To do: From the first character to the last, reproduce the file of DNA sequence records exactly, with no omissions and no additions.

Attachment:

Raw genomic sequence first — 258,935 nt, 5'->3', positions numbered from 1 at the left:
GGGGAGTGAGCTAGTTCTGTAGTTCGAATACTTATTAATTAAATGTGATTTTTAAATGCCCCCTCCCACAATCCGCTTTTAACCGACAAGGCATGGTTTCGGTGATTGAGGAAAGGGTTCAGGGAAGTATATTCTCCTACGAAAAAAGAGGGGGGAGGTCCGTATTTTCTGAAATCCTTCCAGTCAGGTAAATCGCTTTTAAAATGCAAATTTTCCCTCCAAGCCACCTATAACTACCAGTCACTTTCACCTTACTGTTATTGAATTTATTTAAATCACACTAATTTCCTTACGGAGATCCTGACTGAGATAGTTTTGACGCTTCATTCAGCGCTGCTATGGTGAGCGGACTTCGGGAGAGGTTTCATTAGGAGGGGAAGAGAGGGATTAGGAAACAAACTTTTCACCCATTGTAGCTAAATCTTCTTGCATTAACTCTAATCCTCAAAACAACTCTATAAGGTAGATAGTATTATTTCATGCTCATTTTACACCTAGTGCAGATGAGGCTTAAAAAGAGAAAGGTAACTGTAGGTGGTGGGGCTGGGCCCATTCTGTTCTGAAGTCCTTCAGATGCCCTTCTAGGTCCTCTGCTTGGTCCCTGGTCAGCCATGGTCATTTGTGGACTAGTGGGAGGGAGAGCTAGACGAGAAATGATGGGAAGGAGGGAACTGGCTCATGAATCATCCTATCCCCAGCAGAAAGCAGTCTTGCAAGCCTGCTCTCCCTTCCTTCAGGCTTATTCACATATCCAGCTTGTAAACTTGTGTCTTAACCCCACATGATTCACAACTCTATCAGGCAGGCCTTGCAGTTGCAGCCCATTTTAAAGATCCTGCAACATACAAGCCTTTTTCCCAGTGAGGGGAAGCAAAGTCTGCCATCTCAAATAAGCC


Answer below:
Raw genomic sequence first — 258,935 nt, 5'->3', positions numbered from 1 at the left:
GGGGAGTGAGCTAGTTCTGTAGTTCGAATACTTATTAATTAAATGTGATTTTTAAATGCCCCCTCCCACAATCCGCTTTTAACCGACAAGGCATGGTTTCGGTGATTGAGGAAAGGGTTCAGGGAAGTATATTCTCCTACGAAAAAAGAGGGGGGAGGTCCGTATTTTCTGAAATCCTTCCAGTCAGGTAAATCGCTTTTAAAATGCAAATTTTCCCTCCAAGCCACCTATAACTACCAGTCACTTTCACCTTACTGTTATTGAATTTATTTAAATCACACTAATTTCCTTACGGAGATCCTGACTGAGATAGTTTTGACGCTTCATTCAGCGCTGCTATGGTGAGCGGACTTCGGGAGAGGTTTCATTAGGAGGGGAAGAGAGGGATTAGGAAACAAACTTTTCACCCATTGTAGCTAAATCTTCTTGCATTAACTCTAATCCTCAAAACAACTCTATAAGGTAGATAGTATTATTTCATGCTCATTTTACACCTAGTGCAGATGAGGCTTAAAAAGAGAAAGGTAACTGTAGGTGGTGGGGCTGGGCCCATTCTGTTCTGAAGTCCTTCAGATGCCCTTCTAGGTCCTCTGCTTGGTCCCTGGTCAGCCATGGTCATTTGTGGACTAGTGGGAGGGAGAGCTAGACGAGAAATGATGGGAAGGAGGGAACTGGCTCATGAATCATCCTATCCCCAGCAGAAAGCAGTCTTGCAAGCCTGCTCTCCCTTCCTTCAGGCTTATTCACATATCCAGCTTGTAAACTTGTGTCTTAACCCCACATGATTCACAACTCTATCAGGCAGGCCTTGCAGTTGCAGCCCATTTTAAAGATCCTGCAACATACAAGCCTTTTTCCCAGTGAGGGGAAGCAAAGTCTGCCATCTCAAATAAGCC